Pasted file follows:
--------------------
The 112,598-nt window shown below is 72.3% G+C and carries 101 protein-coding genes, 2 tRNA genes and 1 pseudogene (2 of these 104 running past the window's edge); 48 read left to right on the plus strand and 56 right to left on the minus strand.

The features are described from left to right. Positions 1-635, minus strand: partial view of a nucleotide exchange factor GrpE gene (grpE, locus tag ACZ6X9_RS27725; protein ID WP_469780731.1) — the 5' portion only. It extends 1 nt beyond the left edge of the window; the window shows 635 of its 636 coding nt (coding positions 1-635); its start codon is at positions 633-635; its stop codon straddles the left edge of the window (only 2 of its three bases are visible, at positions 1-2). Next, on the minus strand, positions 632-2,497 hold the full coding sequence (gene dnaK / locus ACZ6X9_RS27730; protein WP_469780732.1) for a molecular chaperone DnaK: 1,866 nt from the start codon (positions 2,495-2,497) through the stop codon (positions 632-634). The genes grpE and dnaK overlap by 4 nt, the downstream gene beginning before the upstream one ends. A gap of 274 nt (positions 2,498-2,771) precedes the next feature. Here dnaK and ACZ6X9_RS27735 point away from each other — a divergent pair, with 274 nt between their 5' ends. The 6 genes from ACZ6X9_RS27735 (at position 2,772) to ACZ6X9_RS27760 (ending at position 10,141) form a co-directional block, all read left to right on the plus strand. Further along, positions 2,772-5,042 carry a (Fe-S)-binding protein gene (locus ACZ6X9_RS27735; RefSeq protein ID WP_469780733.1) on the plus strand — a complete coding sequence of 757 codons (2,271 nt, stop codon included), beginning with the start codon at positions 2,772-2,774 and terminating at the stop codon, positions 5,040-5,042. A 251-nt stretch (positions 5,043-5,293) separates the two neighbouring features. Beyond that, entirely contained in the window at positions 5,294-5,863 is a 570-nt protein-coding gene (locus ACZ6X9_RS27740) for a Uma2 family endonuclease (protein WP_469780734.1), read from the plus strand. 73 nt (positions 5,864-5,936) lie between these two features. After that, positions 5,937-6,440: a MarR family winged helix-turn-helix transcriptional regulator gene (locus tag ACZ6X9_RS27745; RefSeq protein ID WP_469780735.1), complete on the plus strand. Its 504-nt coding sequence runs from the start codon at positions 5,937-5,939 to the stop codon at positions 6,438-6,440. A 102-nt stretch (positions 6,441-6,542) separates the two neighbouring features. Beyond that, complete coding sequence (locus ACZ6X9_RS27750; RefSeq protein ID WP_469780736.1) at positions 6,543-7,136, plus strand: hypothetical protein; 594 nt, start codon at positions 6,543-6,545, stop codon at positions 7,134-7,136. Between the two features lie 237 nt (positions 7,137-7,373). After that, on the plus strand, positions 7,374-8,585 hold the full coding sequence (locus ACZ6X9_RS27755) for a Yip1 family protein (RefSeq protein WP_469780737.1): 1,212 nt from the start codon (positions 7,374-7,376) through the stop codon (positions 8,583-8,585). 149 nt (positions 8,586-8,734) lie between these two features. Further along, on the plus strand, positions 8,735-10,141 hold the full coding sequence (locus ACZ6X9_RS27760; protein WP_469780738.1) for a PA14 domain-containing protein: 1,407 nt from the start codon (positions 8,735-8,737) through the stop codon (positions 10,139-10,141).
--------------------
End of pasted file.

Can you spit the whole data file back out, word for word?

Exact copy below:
The 112,598-nt window shown below is 72.3% G+C and carries 101 protein-coding genes, 2 tRNA genes and 1 pseudogene (2 of these 104 running past the window's edge); 48 read left to right on the plus strand and 56 right to left on the minus strand.

The features are described from left to right. Positions 1-635, minus strand: partial view of a nucleotide exchange factor GrpE gene (grpE, locus tag ACZ6X9_RS27725; protein ID WP_469780731.1) — the 5' portion only. It extends 1 nt beyond the left edge of the window; the window shows 635 of its 636 coding nt (coding positions 1-635); its start codon is at positions 633-635; its stop codon straddles the left edge of the window (only 2 of its three bases are visible, at positions 1-2). Next, on the minus strand, positions 632-2,497 hold the full coding sequence (gene dnaK / locus ACZ6X9_RS27730; protein WP_469780732.1) for a molecular chaperone DnaK: 1,866 nt from the start codon (positions 2,495-2,497) through the stop codon (positions 632-634). The genes grpE and dnaK overlap by 4 nt, the downstream gene beginning before the upstream one ends. A gap of 274 nt (positions 2,498-2,771) precedes the next feature. Here dnaK and ACZ6X9_RS27735 point away from each other — a divergent pair, with 274 nt between their 5' ends. The 6 genes from ACZ6X9_RS27735 (at position 2,772) to ACZ6X9_RS27760 (ending at position 10,141) form a co-directional block, all read left to right on the plus strand. Further along, positions 2,772-5,042 carry a (Fe-S)-binding protein gene (locus ACZ6X9_RS27735; RefSeq protein ID WP_469780733.1) on the plus strand — a complete coding sequence of 757 codons (2,271 nt, stop codon included), beginning with the start codon at positions 2,772-2,774 and terminating at the stop codon, positions 5,040-5,042. A 251-nt stretch (positions 5,043-5,293) separates the two neighbouring features. Beyond that, entirely contained in the window at positions 5,294-5,863 is a 570-nt protein-coding gene (locus ACZ6X9_RS27740) for a Uma2 family endonuclease (protein WP_469780734.1), read from the plus strand. 73 nt (positions 5,864-5,936) lie between these two features. After that, positions 5,937-6,440: a MarR family winged helix-turn-helix transcriptional regulator gene (locus tag ACZ6X9_RS27745; RefSeq protein ID WP_469780735.1), complete on the plus strand. Its 504-nt coding sequence runs from the start codon at positions 5,937-5,939 to the stop codon at positions 6,438-6,440. A 102-nt stretch (positions 6,441-6,542) separates the two neighbouring features. Beyond that, complete coding sequence (locus ACZ6X9_RS27750; RefSeq protein ID WP_469780736.1) at positions 6,543-7,136, plus strand: hypothetical protein; 594 nt, start codon at positions 6,543-6,545, stop codon at positions 7,134-7,136. Between the two features lie 237 nt (positions 7,137-7,373). After that, on the plus strand, positions 7,374-8,585 hold the full coding sequence (locus ACZ6X9_RS27755) for a Yip1 family protein (RefSeq protein WP_469780737.1): 1,212 nt from the start codon (positions 7,374-7,376) through the stop codon (positions 8,583-8,585). 149 nt (positions 8,586-8,734) lie between these two features. Further along, on the plus strand, positions 8,735-10,141 hold the full coding sequence (locus ACZ6X9_RS27760; protein WP_469780738.1) for a PA14 domain-containing protein: 1,407 nt from the start codon (positions 8,735-8,737) through the stop codon (positions 10,139-10,141).